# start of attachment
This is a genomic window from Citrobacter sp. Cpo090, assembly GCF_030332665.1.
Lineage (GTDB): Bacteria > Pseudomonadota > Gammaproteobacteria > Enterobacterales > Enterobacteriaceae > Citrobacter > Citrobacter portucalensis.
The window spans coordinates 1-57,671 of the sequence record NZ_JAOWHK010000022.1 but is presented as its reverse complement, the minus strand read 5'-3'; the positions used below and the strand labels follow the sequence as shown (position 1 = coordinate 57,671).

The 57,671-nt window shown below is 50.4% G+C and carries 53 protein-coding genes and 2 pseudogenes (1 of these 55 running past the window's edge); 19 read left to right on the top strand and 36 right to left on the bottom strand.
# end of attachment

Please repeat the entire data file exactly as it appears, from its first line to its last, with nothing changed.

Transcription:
This is a genomic window from Citrobacter sp. Cpo090, assembly GCF_030332665.1.
Lineage (GTDB): Bacteria > Pseudomonadota > Gammaproteobacteria > Enterobacterales > Enterobacteriaceae > Citrobacter > Citrobacter portucalensis.
The window spans coordinates 1-57,671 of the sequence record NZ_JAOWHK010000022.1 but is presented as its reverse complement, the minus strand read 5'-3'; the positions used below and the strand labels follow the sequence as shown (position 1 = coordinate 57,671).

The 57,671-nt window shown below is 50.4% G+C and carries 53 protein-coding genes and 2 pseudogenes (1 of these 55 running past the window's edge); 19 read left to right on the top strand and 36 right to left on the bottom strand.